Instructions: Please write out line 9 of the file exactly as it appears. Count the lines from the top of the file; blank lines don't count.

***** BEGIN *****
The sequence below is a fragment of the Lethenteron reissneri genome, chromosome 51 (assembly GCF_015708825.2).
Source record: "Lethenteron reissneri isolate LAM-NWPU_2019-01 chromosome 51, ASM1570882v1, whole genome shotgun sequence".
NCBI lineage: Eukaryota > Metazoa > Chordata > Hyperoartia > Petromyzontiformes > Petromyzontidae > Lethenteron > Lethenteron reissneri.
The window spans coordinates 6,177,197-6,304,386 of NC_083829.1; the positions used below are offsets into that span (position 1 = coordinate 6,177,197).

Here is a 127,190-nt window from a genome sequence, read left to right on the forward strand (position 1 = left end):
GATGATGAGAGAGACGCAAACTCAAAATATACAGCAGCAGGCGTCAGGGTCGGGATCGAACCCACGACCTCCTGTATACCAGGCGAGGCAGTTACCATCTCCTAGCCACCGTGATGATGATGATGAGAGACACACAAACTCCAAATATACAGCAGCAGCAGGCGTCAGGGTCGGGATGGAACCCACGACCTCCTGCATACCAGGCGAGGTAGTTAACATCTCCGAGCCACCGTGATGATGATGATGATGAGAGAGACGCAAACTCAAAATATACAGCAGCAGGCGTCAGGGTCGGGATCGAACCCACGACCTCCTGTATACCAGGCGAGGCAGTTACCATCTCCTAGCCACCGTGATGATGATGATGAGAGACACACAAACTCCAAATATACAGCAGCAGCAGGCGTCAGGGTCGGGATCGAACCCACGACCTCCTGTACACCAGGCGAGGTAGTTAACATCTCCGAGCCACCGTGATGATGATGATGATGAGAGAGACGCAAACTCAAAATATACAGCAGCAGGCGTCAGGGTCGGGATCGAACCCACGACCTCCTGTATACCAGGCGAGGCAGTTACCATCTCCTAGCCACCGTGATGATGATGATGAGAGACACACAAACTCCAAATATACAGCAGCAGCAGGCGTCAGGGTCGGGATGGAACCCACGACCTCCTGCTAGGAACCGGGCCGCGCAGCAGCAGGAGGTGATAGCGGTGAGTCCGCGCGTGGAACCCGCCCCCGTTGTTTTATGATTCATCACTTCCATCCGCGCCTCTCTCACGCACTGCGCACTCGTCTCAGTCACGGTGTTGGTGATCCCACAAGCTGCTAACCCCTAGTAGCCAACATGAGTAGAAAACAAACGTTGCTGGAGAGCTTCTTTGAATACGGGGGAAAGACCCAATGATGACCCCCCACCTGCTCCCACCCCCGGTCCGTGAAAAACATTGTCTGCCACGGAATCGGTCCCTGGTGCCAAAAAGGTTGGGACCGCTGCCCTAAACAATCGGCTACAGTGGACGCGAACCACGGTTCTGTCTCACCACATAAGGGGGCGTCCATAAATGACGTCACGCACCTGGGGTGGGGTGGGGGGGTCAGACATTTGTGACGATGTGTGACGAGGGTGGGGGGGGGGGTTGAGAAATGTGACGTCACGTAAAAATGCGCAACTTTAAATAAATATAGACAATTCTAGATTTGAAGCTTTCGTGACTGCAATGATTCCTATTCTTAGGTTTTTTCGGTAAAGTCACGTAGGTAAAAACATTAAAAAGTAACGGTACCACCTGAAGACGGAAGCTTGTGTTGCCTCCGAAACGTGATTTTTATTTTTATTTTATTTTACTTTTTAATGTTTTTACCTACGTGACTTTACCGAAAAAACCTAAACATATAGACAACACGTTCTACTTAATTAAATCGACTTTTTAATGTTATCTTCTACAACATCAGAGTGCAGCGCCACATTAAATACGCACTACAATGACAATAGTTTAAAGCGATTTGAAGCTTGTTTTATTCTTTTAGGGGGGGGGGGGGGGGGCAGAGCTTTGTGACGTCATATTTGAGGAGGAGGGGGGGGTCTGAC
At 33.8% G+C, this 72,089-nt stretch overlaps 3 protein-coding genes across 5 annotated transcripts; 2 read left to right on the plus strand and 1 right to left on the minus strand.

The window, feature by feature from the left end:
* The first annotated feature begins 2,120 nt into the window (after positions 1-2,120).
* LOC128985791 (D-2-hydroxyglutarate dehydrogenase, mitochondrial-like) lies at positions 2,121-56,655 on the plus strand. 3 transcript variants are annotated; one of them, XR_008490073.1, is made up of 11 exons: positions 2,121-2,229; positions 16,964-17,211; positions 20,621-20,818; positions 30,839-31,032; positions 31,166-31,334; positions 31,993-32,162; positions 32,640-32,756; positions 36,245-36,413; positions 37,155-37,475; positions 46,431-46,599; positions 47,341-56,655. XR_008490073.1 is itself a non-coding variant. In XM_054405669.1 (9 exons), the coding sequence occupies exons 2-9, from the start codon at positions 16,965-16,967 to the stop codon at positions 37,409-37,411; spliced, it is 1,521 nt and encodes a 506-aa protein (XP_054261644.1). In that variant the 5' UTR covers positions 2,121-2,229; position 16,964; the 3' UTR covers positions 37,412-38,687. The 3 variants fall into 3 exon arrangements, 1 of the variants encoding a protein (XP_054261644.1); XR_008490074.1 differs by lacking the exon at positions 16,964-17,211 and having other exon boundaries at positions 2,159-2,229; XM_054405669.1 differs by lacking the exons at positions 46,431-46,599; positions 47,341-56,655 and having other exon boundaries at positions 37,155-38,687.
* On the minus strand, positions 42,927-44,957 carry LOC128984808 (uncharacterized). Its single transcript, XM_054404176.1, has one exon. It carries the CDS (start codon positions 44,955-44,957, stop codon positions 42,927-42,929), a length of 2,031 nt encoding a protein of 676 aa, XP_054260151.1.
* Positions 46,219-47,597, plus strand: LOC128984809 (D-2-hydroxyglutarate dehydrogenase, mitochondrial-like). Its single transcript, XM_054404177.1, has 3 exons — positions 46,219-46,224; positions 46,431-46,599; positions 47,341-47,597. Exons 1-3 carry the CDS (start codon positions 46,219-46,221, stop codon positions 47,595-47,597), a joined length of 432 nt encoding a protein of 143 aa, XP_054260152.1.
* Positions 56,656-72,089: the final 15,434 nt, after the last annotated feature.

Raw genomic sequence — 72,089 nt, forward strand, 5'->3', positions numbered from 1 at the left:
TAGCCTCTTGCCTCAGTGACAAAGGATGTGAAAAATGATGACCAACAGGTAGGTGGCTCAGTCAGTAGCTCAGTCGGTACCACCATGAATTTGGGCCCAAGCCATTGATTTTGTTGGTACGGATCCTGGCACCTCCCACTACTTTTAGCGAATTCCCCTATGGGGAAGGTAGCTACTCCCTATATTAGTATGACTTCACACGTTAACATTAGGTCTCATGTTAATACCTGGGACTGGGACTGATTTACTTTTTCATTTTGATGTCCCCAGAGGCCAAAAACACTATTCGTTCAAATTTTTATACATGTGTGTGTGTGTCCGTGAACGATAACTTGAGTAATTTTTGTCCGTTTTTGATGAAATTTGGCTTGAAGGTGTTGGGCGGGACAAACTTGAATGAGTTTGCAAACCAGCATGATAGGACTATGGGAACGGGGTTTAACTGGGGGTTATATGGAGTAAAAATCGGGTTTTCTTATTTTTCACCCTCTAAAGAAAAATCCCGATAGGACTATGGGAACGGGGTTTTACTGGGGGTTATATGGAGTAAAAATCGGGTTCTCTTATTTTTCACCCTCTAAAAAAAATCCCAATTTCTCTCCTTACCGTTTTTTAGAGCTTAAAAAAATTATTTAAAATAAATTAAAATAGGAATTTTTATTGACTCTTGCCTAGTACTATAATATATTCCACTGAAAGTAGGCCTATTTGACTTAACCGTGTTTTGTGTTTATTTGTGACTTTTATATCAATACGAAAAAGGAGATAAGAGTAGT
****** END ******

* The first annotated feature begins 2,120 nt into the window (after positions 1-2,120).